We can still see the townhouse, changed long ago to solid rock, but the people are invisible and immortal

Posted by | July 9, 2013

Long ago, long before the Cherokee were driven from their homes in 1838, the people on Valley river and Hiwassee heard voices of invisible spirits in the air calling and warning them of wars and misfortunes which the future held in store, and inviting them to come and live with the Nûñnë’hï, the Immortals, in their homes under the mountains and under the waters. For days the voices hung in the air, and the people listened until they heard the spirits, say “If you would live with us, gather everyone in your townhouses and fast there for seven days and no one must raise a shout or a warwhoop in all that time. Do this and we shall come and you will see us and we shall take you to live with us.”

The people were afraid of the evils that were to come, and they knew that the Immortals of the mountains and the waters were happy forever, so they counciled in their townhouses and decided to go with them. Those of Anisgayâ’yï town came all together into their townhouse and prayed and fasted for six days.

Reduced scale reconstruction of the Cherokee council house (or townhouse) at the Red Clay site, Red Clay State Park in Bradley County, TN. Benches would have circled the building as those pictured, to seat the delegates from the eight districts. The original council house would have been much larger in order to accommodate the nearly 5000 people who would have gathered there.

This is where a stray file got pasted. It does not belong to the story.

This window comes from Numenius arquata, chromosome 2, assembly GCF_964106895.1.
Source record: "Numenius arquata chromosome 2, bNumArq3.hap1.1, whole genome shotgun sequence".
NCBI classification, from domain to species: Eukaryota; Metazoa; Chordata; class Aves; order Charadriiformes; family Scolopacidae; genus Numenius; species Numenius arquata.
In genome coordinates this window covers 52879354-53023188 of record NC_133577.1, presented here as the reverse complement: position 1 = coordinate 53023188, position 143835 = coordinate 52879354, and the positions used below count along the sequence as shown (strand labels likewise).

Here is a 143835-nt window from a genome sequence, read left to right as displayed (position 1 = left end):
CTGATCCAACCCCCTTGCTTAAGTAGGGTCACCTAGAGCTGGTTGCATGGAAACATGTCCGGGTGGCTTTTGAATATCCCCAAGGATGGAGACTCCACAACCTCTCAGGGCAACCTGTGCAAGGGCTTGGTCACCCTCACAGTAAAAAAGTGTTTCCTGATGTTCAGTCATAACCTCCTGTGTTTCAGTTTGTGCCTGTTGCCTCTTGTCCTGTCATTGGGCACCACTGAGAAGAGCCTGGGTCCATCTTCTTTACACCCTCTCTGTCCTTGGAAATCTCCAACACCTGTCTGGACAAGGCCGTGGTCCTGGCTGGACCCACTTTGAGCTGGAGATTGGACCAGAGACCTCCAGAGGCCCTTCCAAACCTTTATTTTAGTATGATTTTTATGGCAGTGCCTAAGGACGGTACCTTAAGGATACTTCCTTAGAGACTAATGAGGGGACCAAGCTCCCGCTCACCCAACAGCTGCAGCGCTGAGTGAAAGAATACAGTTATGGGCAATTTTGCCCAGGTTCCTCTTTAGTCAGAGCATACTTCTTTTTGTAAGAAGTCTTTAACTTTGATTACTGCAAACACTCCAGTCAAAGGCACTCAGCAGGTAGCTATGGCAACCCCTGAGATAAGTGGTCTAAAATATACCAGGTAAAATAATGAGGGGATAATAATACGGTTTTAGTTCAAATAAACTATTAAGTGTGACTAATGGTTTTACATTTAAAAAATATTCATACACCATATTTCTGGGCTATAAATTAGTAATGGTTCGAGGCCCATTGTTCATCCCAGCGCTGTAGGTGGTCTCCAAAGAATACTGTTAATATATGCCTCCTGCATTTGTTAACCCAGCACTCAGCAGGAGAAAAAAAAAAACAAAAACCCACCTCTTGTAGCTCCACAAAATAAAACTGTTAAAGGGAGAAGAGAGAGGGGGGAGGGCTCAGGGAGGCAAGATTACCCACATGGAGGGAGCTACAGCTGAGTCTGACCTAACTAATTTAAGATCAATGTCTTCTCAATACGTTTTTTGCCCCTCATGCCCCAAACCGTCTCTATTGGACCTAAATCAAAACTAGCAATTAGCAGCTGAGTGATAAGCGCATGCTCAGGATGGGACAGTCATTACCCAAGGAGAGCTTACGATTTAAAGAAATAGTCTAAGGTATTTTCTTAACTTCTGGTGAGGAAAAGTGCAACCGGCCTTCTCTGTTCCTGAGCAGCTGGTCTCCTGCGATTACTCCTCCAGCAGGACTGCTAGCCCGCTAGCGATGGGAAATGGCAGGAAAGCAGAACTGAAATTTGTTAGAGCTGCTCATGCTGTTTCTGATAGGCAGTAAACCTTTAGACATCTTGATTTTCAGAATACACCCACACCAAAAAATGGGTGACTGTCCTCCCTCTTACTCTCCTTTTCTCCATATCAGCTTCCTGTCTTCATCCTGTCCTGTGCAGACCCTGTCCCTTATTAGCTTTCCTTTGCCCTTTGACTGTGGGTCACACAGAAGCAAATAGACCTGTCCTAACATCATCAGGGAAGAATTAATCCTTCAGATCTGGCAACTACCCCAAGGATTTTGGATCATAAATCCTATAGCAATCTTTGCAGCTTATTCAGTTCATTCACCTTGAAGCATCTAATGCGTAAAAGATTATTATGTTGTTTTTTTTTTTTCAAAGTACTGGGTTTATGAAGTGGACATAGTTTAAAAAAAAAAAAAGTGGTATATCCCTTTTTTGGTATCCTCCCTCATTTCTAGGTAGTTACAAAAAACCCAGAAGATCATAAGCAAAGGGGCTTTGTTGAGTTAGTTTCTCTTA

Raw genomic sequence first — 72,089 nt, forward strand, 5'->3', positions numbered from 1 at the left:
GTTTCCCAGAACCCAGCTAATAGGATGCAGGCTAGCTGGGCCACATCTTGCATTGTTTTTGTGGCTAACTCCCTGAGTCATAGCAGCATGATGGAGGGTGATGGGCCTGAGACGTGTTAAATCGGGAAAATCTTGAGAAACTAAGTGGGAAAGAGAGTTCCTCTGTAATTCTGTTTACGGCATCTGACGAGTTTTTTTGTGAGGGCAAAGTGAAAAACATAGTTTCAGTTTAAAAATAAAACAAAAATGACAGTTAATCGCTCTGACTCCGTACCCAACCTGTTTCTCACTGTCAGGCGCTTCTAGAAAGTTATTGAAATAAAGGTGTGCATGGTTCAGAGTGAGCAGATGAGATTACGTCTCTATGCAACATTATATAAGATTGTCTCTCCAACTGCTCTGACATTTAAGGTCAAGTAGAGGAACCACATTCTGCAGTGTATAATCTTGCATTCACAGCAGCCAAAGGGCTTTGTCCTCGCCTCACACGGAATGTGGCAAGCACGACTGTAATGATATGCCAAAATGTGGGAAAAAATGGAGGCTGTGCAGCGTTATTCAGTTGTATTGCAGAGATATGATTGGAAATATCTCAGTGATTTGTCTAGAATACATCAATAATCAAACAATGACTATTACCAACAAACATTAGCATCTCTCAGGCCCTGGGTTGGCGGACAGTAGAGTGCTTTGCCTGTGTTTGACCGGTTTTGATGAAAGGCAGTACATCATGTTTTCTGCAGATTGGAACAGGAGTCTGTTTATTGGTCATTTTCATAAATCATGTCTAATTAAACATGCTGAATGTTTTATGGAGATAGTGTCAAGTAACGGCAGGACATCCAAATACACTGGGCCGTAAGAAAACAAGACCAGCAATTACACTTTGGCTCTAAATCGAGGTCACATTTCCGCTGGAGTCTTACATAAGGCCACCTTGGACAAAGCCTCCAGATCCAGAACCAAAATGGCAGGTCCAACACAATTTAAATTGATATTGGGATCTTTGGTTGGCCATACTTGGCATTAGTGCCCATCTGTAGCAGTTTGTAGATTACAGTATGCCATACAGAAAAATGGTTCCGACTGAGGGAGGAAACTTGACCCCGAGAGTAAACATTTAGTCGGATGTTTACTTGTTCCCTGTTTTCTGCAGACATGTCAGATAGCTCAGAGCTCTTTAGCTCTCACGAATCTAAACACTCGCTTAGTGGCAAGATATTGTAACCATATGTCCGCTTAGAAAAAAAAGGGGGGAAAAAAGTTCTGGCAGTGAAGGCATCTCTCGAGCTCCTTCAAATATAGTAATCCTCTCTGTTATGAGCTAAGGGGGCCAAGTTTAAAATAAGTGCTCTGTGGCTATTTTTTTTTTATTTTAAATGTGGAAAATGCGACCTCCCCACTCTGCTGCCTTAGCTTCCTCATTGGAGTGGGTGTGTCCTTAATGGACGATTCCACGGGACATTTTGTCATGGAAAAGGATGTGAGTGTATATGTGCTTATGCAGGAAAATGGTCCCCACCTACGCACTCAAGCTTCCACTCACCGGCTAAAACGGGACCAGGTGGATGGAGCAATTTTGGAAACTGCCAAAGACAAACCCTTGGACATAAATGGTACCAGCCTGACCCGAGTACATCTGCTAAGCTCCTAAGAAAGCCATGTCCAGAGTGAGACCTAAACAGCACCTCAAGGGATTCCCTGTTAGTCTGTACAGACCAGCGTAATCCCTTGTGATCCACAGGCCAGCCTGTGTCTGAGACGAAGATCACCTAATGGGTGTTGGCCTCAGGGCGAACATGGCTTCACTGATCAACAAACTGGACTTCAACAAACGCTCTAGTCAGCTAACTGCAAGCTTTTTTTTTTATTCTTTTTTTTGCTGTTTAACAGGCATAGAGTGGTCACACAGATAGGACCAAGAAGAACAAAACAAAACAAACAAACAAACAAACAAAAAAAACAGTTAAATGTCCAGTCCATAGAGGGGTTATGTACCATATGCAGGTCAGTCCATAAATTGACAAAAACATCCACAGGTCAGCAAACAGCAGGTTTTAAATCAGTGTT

On the seventh day there was a sound from the distant mountains, and it came nearer and grew louder until a roar of thunder was all about the townhouse and they felt the ground shake under them. Now they were frightened, and despite the warning some of them screamed out. The Nûñnë’hï, who had already lifted up the townhouse with its mound to carry it away, were startled by the cry and let a part of it fall to the earth, where now we see the mound of Së`tsï. They steadied themselves again and bore the rest of the townhouse, with all the people in it, to the top of Tsuda’ye`lûñ’yï (Lone Peak), near the head of Cheowa, where we can still see it, changed long ago to solid rock, but the people are invisible and immortal.

The people of another town, on Hiwassee, at the place which we call now Du’stiya`lûñ’yï, where Shooting creek comes in, also prayed and fasted, and at the end of seven days the Nûñnë’hï came and took them away down under the water. They are there now, and on a warm summer day, when the wind ripples the surface, those who listen well can hear them talking below. When the Cherokee drag the river for fish the fish-drag always stops and catches there, although the water is deep, and the people know it is being held by their lost kinsmen, who do not want to be forgotten.

When the Cherokee were forcibly removed to the West one of the greatest regrets of those along Hiwassee and Valley Rivers was that they were compelled to leave behind forever their relatives who had gone to the Nûñnë’hï.

In the Tennessee river, near Kingston, 18 miles below Loudon, Tennessee, is a place which the Cherokee call Gustï’, where there once was a settlement long ago, but one night while the people were gathered in the townhouse for a dance the bank caved in and carried them all down into the river. Boatmen passing the spot in their canoes see the round dome of the townhouse–now turned to stone–in the water below them and sometimes hear the sound of the drum and dance coming up, and they never fail to throw food into the water in return for being allowed to cross in safety.

Source: “Myths of the Cherokee,” by James Mooney, Bureau of American Ethnology, 19th Annual Report to the Secretary of the Smithsonian Institution, Congressional Serial Set, publ. by US Government Printing Office, 1900

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